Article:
Tuesday, December 2, 2008


Multilingualism, whether it be bi- tri- or more is an inadequate term for a complex state. For one thing, there are a lot of things that go with a language. There is of course the ability to speak and the whole range of fluency that comes in that skill, but there are other skills too. What about reading? Or hearing? And of course there is writing.

What if you can understand a language well, but can’t speak it? Don’t think that can happen? Talk to nearly any two year old. What if you can understand a passage of text pretty good, but couldn’t write a sentence to save your life? While were at it, how good does your grammar need to be for you to be fluent? Europeans often claim to speak several languages, but that does not mean they are fluent in any of them.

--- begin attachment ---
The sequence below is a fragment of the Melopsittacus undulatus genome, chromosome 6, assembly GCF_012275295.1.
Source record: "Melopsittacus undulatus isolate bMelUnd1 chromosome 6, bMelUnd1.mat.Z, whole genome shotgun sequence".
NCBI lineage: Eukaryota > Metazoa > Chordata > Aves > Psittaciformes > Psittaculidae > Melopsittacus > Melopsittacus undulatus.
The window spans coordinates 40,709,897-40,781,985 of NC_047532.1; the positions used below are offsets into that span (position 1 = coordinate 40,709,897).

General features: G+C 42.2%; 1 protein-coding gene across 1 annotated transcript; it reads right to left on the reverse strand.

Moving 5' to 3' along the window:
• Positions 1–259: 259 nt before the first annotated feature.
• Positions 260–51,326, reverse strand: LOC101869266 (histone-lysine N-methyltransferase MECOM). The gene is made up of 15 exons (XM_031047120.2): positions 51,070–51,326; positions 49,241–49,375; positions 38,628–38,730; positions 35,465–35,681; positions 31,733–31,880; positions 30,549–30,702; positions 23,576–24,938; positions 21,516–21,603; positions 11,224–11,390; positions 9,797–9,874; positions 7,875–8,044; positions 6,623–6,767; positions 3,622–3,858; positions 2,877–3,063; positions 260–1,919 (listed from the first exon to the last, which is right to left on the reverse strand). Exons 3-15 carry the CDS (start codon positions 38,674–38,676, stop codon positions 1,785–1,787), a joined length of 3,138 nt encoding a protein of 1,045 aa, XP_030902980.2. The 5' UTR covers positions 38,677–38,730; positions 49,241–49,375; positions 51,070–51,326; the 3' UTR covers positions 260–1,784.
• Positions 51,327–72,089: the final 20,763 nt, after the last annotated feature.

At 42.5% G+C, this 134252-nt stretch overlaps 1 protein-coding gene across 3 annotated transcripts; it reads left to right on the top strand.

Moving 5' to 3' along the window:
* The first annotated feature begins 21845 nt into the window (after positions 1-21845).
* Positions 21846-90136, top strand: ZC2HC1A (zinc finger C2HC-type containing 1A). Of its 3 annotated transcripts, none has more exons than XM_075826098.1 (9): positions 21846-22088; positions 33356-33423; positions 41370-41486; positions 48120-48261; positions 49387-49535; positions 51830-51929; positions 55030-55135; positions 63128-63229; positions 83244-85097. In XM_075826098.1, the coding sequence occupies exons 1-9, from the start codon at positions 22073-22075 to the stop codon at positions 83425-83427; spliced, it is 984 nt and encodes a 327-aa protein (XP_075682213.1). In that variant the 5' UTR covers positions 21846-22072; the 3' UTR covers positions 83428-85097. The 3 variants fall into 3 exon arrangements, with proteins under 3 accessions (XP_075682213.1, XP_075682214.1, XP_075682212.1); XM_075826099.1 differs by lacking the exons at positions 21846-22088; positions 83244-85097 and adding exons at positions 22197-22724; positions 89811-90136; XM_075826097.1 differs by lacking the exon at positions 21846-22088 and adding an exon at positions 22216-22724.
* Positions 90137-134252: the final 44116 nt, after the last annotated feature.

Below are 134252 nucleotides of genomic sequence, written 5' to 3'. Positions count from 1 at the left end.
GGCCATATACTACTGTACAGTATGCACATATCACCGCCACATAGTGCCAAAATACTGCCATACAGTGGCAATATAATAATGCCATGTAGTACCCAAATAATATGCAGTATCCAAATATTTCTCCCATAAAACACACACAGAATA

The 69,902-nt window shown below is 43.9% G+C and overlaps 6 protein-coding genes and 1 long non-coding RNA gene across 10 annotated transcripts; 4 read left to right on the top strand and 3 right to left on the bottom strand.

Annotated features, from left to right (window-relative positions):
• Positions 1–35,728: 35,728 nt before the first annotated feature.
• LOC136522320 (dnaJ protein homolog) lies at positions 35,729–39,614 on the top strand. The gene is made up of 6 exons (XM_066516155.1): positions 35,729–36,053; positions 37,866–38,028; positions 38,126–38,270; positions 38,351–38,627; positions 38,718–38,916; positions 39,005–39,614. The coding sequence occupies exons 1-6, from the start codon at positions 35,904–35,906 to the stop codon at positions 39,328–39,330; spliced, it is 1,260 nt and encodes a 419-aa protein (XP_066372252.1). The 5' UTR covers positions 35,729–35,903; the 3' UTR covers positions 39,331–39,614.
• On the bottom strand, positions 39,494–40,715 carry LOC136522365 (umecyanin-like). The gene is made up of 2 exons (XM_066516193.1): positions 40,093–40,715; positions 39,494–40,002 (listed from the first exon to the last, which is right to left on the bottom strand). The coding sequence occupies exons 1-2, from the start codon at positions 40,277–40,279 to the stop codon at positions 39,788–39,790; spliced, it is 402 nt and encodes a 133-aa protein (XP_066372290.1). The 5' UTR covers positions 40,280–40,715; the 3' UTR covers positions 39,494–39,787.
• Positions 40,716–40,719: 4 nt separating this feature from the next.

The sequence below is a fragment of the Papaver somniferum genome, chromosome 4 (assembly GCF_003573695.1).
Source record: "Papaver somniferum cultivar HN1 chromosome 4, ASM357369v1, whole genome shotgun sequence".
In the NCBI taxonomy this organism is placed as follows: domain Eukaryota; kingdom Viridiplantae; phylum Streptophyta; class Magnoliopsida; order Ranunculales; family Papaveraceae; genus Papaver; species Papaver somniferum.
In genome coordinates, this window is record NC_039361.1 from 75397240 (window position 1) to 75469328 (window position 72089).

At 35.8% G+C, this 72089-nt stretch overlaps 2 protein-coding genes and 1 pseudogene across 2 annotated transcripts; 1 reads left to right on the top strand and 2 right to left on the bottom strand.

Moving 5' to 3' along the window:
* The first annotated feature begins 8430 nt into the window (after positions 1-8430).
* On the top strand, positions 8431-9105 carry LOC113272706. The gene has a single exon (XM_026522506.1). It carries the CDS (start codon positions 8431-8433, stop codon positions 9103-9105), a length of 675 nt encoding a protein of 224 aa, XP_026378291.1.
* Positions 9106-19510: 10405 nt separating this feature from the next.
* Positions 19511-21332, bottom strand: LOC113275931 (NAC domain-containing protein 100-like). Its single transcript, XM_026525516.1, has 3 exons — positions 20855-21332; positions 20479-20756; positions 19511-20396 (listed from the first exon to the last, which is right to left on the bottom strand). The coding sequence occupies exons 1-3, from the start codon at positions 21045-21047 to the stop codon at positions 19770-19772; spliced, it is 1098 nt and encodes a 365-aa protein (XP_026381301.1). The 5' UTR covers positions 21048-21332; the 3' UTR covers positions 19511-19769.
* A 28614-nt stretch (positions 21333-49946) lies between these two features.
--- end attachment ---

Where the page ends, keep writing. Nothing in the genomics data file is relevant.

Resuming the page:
Learning and speaking multiple languages is an incredibly enriching experience. For one thing, every single language is more than another set of labels for things; it is a whole new way of thinking. Cognitively—you approach reality from a whole new perspective. In English, you are cold. In Spanish, you have cold. In German, it is cold to you.

So anyway, what do you call someone who:

can understand 100% of English, 98% of Spanish, and 90% of well spoken German;

can carry on Adult sounding conversations in English, close to intelligent sounding Spanish conversations, and can slaughter the grammar of an albeit intelligible German conversation;

reads English at 400+words a minute, struggles to stay awake reading Spanish, muddles through complicated German passages, but can make out some simple Latin and other romance language passages;

and finally, would simply die if computer spell check didn’t exist in any language?

Trilingual is not a precise enough word.


  1. Great post!!! I wish all Christians prioritized communicating more highly than we do.

  2. ¡Muy bien!

    and think about how we old folks feel about "text speak". I don't even know what it's called. IM vocab?

    anyway LOL


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